It's time to clear up this waste situation
For nearly eight years, a battle has raged between the villagers of Warboys and the company Fenside Waste Management which has dumped toxic waste within a mile of homes and school. The company handled hazardous waste without formal planning consent for si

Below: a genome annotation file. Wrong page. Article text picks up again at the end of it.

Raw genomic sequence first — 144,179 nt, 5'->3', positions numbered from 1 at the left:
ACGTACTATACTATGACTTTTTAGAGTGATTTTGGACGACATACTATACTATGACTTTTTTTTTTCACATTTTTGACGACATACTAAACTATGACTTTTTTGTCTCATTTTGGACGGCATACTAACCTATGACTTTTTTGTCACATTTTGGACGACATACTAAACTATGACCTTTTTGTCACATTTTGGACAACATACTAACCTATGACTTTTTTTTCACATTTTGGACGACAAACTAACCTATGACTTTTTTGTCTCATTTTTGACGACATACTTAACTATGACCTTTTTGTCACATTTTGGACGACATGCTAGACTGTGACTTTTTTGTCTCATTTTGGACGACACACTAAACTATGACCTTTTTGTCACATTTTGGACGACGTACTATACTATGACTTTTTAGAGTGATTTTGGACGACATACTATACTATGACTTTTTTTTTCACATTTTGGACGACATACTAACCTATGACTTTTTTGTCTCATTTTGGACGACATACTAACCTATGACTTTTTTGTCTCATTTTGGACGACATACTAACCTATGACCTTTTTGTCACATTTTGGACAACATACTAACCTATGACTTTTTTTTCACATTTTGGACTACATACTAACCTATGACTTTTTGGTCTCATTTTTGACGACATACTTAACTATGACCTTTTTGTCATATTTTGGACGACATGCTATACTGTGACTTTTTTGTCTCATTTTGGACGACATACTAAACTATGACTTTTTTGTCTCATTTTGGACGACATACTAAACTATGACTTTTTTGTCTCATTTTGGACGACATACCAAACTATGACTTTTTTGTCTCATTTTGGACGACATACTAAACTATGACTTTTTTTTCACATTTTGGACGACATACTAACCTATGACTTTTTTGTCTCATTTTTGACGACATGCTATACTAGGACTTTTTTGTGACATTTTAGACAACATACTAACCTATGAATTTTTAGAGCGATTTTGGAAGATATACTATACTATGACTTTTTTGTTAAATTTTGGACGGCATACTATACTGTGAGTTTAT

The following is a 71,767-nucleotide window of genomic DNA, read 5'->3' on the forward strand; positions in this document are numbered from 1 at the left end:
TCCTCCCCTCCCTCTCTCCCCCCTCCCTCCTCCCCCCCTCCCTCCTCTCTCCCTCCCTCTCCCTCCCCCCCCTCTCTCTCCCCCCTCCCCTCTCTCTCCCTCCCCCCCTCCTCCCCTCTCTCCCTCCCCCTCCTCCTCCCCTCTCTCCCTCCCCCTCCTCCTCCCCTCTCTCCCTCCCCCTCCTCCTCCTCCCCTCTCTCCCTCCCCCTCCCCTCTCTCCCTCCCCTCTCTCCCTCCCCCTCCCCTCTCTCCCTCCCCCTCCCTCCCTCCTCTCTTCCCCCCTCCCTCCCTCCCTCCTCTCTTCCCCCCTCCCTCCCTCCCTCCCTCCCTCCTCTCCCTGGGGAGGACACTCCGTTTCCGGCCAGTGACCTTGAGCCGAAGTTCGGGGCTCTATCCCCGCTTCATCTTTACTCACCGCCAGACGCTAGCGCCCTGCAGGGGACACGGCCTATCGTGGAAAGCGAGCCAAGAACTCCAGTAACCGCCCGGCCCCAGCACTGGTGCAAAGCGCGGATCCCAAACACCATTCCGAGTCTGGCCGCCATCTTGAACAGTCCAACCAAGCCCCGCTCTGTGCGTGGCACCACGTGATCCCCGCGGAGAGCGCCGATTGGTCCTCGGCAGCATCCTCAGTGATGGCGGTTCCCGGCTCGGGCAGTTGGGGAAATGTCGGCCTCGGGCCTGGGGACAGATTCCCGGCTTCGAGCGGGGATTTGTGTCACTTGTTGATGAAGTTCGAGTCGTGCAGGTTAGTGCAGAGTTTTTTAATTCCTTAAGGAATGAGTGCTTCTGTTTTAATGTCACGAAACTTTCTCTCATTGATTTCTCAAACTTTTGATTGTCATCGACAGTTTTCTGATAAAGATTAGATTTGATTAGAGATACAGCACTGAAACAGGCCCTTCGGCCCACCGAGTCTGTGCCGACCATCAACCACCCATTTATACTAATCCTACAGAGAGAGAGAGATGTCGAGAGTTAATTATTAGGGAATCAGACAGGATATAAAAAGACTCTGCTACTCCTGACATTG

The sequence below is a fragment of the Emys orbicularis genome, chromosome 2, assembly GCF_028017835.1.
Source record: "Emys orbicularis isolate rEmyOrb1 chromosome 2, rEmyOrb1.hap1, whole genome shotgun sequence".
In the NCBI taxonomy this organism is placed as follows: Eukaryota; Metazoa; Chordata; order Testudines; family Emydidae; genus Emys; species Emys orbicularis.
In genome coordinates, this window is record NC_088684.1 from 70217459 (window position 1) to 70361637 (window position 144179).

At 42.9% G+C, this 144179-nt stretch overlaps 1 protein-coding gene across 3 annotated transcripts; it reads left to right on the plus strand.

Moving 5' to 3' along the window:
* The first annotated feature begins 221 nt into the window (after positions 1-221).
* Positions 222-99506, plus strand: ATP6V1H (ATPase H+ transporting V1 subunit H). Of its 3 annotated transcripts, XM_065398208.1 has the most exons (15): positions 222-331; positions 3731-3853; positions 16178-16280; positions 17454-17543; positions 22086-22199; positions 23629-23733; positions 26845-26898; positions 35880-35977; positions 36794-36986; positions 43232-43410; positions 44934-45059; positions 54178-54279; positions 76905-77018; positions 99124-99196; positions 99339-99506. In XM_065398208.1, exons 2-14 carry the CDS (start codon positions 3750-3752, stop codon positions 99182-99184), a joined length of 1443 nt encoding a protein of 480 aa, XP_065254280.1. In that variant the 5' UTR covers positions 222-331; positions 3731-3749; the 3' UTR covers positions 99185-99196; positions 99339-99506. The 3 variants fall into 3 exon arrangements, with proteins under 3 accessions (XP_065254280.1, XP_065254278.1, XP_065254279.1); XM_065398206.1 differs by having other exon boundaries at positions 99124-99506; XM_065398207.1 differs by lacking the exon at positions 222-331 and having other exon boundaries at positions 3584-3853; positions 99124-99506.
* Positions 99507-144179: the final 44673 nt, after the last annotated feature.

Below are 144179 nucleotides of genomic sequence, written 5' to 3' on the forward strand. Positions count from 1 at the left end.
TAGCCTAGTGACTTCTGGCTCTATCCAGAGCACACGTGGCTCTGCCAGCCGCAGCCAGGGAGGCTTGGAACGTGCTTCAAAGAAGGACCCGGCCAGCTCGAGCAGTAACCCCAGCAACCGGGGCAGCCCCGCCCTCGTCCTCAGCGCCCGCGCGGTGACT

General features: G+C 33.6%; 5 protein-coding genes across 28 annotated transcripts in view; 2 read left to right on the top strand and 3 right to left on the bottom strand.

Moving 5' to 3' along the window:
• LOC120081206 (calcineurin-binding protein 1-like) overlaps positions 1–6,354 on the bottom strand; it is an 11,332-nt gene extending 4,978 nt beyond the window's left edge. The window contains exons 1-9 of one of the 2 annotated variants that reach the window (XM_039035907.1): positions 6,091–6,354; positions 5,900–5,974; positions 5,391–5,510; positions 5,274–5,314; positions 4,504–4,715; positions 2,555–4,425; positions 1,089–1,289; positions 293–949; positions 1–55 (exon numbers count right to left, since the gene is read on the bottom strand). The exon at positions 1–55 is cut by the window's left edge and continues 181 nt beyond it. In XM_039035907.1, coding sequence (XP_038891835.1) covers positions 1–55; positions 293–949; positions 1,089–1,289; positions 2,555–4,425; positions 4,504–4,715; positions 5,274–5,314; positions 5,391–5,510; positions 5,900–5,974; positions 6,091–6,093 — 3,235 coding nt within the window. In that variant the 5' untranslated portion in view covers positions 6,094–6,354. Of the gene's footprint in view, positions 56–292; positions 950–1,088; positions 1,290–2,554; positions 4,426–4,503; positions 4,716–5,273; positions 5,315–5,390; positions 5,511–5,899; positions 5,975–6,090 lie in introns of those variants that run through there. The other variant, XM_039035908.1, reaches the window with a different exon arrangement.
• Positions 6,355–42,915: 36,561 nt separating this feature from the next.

For nearly eight years, a battle has raged between the villagers of Warboys and the company Fenside Waste Management which has dumped toxic waste within a mile of homes and school. The company handled hazardous waste without formal planning consent for six years. It applied for that consent retrospectively in 2004 and was refused it by Cambridgeshire County Council. Last year, the company appealed against that decision at a public inquiry. It was opposed by the villagers in the form of Warboys Landfill Action Group and Cambridgeshire County Council. After several weeks of evidence, the company withdrew its case and costs were awarded against it.The site is now inactive, apart from a recycling operation. However, at the end of last year, the company said it would take its case to the High Court. If it has the money to do that, says the action group, when are the company's opponents going to see their costs? Comment by JOHN DENNIS, chairman of Warboys Landfill Action Group.Warboys Landfill Action Group believes that it is in the interest of our village that we comment on some of the statements attributed to John Jones, operations director of Fenside Waste Management Limited, on the landfill site at Puddock Hill in Warboys in The Hunts Post of November 16. He said the company was "confident of proving" that it already had planning consent for the Station Road site at Puddock Hill.We have never argued that the company held a valid planning permission to deposit inert waste from the start of operations until July 16 2004 when the European Directive banning the deposit of mixed waste came into force. It is only the permission for hazardous waste that is an issue.However, the only body which carries the necessary authority to grant permission for the change, so as to allow the deposit of hazardous material at Warboys, is Cambridgeshire County Council's development control committee. That committee could, at the outset of this issue, have opted to refer the matter to the full council but, in the event, it decided not to do so.The development control committee meeting, held on May 26, 2004, was called specifically to discuss Fenside's application to accept hazardous waste. Those present will recall that Councillor Joe Gluza, besides confirming the committee's previously stated view of total opposition to the deposit of hazardous waste at this site, declared, very forcibly, that the committee had never even been approached to give such a consent before the current meeting.After seven hours, devoted solely to Warboys, the committee voted 5-2 to refuse permission both retrospectively and for the future. Fenside Waste Management Limited exercised their legal right to appeal this decision but then withdrew, in some apparent disarray, part way through the resultant public inquiry. In summary then, the company still has to persuade the development control committee to change its stance. Having already spent a considerable amount of public money in opposing this application, it would seem an unlikely prospect that the county council will change its mind.John Jones also told The Hunts Post that once the issue of consent had been determined - probably by the High Court some time this year - all obstacles would be removed and the site could be exploited commercially.It is reassuring to learn that the company's financial position will allow it to contemplate an expedition to the High Court. Warboys Landfill Action Group hopes that it will, therefore, receive a cheque in the sum of £22,100.60, being full settlement of our costs at the public inquiry, as awarded by the inspector, before further adventures into the legal arena are undertaken. No doubt there will be others with similar feelings and not just those awaiting their own costs settlements. At all events, it can safely be said that the outcome of litigation is usually uncertain and it is certainly not cheap. In the interim, perhaps some money can be found to undertake the urgently required remedial work to the south wall of cell 6 which the Environment Agency has identified as being required to prevent an imminent collapse into the void.They also need to solve the current leachate problems which, according to the Environment Agency, have consistently been as much as 14 times greater than the permitted levels for at least 18 months.Mr Jones said that Fenside Waste Management had legal opinions from Anthony Dinkin QC, who led its legal team during the planning inquiry, that a valid planning consent for cells 1-5a already exists. The company has always maintained that the application that led to the subsequently abandoned appeal was " a favour" to Cambridgeshire County Council officers who were coming under pressure from elected members.Mention of this "legal opinion" has been trotted out from time to time since at least 2003. The Warboys Landfill Action Group has written to Fenside Waste Management Limited asking for a sight of it without even being afforded the normal courtesy of a reply. We have not yet been able to identify anyone outside the company who is prepared to acknowledge sight of it. We do not understand why it did not surface at the development control committee meeting mentioned above or why it was not produced to help the inspector at the public inquiry. On both occasions, it was most sorely needed and might (unlikely in our view) have prevented the eventual unfavourable outcomes for the company. This being so, it is puzzling that the company, using this legal advice as its vehicle, now seems anxious to proceed to the High Court without delay.The action group has always been conscious that the considerable sum of money raised to fund the campaign has been the result of much hard work and generosity on the part of the organisations, village groups and very many individuals who have supported us. It is not to be spent lightly and without proper consideration. In this spirit, may we again invite the company to disclose this much talked about/never seen legal opinion. At a meeting at the company's site office in October 2005, it was disclosed that a takeover by South Herts Waste Management was expected to be concluded by the end of that month.This seem to us a situation almost identical to the sale of the site a decade ago from Shanks & McEwan to Fenside Waste which is where we came in.The action group wants to make all potential purchasers of the site fully aware that our mandate - obtained and confirmed at three public meetings and attended by a combined total of over 1,000 villagers - requires us to oppose the deposit of all hazardous waste at this site. We would also express our willingness to meet any organisation considering a takeover of this site and discuss, in detail, the considerable baggage it carries as well as the problems the new company is likely to face.